Phillip Scott
September 1, 2008

Michael Gandolfi (b. 1956) teaches at Tanglewood, so it is reasonable that his music should appear on the Boston Modern Orchestra Project’s label. This band, under its music director and conductor Gil Rose, is dedicated to the performance and promotion of contemporary American music. The members have successfully recorded several CDs for other companies, but this program and a recording of John Harbison’s ballet Ulysses are the inaugural releases on their home label. The fact has been a while in the offing. Well, it is here now, and the results are brilliant.

Gandolfi writes intelligent music. In each of these works the composer puts his impressive technical facility at the disposal of a specific idea. In Y2K Compliant, an orchestral triptych, his stated aim was to compose “computer music” that could be played on conventional instruments. Hence, some rhythmic phrases wittily suggest the tendencies to skip and/or repeat which bedevil digital machinery to this day.

As we know, dire fears of a catastrophic Y2K network shutdown turned out to be unfounded; computers, as usual, failed to act as predicted. The composer presciently ignored the gloom and doom scenarios: his work is bright and smart, borrowing some of the language of minimalism to make its effect. The central movement, “Analog Dreams,” brings warm string sonorities, lyrical lines, and even a violin cadenza—things a computer could only ever dream of achieving.

Themes from a Midsummer Night utilizes chamber forces. It is a suite of 10 movements, some very short, taken from a score commissioned to accompany a production of Shakespeare’s A Midsummer Night’s Dream. (Aside: This play continues to fascinate composers. I am glad to see that Henze’s Eight Symphony, also inspired by the Dream, has at last appeared on CD.) Gandolfi’s suite is unified by the instrumentation—piano, for instance, plays an integral role throughout—and also by what I can only term a magical quality. This is delicate, subtle, and supple music. Because of deadline pressures, some of it was lifted from the composer’s earlier works inspired by Pinocchio, but were it not for the invaluable notes by Robert Kirzinger, I would have never suspected.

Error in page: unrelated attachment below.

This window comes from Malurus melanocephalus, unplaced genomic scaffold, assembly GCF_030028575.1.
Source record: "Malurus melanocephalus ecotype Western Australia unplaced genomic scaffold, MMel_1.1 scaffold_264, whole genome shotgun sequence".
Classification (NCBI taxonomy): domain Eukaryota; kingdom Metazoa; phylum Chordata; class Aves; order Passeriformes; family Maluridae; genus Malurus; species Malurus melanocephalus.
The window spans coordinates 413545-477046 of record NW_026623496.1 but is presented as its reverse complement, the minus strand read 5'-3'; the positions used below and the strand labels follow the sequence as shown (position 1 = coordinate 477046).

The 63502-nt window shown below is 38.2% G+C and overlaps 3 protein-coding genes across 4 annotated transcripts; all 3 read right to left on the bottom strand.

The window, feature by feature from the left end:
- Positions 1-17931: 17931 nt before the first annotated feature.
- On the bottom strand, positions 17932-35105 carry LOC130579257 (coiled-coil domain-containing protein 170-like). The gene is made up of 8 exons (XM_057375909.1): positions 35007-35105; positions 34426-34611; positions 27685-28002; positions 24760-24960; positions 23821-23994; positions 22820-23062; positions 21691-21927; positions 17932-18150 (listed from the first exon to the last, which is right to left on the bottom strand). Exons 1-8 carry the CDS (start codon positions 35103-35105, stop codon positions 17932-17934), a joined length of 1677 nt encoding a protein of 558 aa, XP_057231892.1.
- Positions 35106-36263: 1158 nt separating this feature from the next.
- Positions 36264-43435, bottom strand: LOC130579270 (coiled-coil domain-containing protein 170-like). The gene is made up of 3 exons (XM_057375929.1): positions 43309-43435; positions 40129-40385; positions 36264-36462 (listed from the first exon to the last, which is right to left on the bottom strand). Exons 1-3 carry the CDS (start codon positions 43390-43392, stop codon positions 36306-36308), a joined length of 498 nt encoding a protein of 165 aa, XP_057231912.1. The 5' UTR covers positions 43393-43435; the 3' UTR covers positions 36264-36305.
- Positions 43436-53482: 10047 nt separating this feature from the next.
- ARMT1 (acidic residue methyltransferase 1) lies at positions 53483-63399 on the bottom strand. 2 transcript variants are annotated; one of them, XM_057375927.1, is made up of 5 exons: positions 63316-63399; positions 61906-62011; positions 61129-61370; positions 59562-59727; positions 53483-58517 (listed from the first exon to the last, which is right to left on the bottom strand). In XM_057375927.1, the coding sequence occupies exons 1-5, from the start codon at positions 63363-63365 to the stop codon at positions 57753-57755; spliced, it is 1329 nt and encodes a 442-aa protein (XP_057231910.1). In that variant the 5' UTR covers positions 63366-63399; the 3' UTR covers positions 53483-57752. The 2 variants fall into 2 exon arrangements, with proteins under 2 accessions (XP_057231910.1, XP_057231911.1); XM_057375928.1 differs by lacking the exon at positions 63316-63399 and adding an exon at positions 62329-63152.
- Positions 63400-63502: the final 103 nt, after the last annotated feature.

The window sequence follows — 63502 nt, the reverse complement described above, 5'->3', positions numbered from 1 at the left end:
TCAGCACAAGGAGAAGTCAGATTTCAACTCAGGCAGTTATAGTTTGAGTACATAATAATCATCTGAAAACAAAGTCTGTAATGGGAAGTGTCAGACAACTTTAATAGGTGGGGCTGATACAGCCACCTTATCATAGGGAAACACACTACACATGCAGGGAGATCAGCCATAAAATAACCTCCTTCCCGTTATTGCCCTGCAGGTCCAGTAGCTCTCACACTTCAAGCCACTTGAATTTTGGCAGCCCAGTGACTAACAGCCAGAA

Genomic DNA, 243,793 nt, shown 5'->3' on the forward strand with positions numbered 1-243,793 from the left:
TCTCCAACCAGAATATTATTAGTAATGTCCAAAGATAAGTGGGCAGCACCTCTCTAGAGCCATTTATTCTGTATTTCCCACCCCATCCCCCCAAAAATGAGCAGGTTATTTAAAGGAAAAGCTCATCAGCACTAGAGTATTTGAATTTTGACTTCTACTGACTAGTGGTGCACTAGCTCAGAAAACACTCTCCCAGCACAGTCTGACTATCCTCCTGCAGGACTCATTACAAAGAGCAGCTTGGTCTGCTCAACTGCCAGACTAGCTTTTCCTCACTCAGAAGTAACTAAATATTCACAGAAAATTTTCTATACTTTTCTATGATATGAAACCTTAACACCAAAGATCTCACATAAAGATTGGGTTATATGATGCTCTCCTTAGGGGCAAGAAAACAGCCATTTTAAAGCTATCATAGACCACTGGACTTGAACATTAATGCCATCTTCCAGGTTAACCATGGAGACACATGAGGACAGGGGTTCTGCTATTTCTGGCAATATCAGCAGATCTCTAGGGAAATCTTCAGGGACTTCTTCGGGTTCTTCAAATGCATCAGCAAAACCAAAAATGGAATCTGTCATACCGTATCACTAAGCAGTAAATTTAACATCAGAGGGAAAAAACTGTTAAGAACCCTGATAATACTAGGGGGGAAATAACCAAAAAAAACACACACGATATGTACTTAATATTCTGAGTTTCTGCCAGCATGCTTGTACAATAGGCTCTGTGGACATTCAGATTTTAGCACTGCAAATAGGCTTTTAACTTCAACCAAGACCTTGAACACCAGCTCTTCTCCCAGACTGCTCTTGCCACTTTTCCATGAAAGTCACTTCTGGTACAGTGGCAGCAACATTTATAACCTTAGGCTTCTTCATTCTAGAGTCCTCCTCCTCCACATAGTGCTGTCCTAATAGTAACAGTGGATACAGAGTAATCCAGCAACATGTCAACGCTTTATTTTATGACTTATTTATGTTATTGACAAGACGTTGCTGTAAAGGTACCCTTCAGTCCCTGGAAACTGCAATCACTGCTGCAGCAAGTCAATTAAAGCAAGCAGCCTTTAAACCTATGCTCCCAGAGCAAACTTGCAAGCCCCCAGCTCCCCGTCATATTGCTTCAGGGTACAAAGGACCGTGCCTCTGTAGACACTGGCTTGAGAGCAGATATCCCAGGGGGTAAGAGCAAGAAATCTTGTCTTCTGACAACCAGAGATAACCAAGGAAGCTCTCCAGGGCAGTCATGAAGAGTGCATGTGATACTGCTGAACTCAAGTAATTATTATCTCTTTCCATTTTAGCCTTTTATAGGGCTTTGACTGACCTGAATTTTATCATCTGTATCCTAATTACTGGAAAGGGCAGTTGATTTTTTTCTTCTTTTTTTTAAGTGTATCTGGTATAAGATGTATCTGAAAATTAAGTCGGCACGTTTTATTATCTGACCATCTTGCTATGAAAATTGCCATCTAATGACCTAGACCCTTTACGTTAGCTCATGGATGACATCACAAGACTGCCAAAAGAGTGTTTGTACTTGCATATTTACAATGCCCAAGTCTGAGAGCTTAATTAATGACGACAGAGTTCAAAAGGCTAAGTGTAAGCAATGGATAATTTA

There is much here that is conventionally tonal. The movement “Apotheosis…Morning” is basically all major triad or sixth chords accompanying an unvarying pentatonic motif on trumpet.

The keys beneath this theme modulate at random, bringing a suitably unsettled, unanchored feel to the piece. The penultimate movement, “Time Dream,” pits repetitive phrases of unequal length against each other—five notes against six and so on—over a walking figure in the piano. These are among the simple but effective methods Gandolfi uses to evoke a world where perceptions of time and place are fluid.

Points of Departure, the final work on the disc, is the earliest, composed in 1988 as part of a commission from the Orpheus CO. In four movements, it utilizes double woodwind quintet and 16 strings as a point of departure to suggest other sounds: high percussion and chimes, for example. Kirzinger aptly describes the tonality as “fundamentally twelve-tone, but with definite areas of harmonic stability.” The faster sections of the first and fourth movements are propelled by a swirling contrapuntal energy. Points of Departure has been recorded previously by the Orpheus CO and DG. That disc is still worth tracking down, not least for the companion pieces by Lerdahl, Druckman, and Bolcom. There is little to choose between the two Gandolfi performances; both are first-class. The Orpheus players are recorded more in close-up than the BMOP, while the latter’s dynamic sound has a brighter sheen to the treble.

In sum, an unmissable release, I hope one of many more from this source, featuring music that marries thoughtfulness and “sheer entertainment value” (Kirzinger again), stunningly performed and recorded.